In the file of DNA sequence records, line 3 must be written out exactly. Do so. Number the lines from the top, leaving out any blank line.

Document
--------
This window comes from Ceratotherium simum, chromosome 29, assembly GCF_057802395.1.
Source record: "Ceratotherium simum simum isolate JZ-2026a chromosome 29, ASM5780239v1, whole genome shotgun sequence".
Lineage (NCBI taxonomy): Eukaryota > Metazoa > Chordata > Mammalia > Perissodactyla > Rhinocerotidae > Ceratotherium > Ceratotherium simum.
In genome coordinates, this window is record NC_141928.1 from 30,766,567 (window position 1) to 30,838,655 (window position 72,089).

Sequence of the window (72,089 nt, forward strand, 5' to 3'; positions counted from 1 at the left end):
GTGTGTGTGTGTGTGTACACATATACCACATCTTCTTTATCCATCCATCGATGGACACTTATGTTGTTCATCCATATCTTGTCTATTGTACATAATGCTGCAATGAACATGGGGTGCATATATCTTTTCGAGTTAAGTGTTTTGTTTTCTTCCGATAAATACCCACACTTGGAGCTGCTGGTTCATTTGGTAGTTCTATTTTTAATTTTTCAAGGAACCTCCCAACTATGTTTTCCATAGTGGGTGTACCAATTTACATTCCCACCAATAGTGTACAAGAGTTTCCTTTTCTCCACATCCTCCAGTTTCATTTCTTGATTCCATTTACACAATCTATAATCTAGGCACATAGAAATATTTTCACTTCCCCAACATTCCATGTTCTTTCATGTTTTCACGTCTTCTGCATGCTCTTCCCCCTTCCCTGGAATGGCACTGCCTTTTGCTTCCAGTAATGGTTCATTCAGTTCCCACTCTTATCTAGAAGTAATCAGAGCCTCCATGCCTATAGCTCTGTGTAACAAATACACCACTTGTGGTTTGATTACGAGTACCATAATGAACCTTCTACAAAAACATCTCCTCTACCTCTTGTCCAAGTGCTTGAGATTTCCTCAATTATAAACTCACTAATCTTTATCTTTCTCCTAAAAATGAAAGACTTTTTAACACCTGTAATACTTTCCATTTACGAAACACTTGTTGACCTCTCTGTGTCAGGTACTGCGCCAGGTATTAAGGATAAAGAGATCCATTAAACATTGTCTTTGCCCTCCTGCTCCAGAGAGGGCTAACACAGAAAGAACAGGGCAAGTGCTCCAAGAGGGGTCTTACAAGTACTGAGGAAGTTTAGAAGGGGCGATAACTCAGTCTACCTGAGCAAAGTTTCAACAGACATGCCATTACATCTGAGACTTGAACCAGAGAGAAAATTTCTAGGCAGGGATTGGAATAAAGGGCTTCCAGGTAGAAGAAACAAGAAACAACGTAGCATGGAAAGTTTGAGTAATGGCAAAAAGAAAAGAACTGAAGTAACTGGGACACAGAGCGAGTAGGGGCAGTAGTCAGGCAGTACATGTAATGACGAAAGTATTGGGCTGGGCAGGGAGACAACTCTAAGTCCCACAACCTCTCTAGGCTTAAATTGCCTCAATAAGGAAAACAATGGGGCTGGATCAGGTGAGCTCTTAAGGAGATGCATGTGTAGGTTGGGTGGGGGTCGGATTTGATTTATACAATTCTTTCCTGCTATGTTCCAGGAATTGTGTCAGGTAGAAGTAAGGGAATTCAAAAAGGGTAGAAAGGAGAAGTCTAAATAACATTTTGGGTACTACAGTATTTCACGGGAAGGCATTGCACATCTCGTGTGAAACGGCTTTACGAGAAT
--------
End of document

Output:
Lineage (NCBI taxonomy): Eukaryota > Metazoa > Chordata > Mammalia > Perissodactyla > Rhinocerotidae > Ceratotherium > Ceratotherium simum.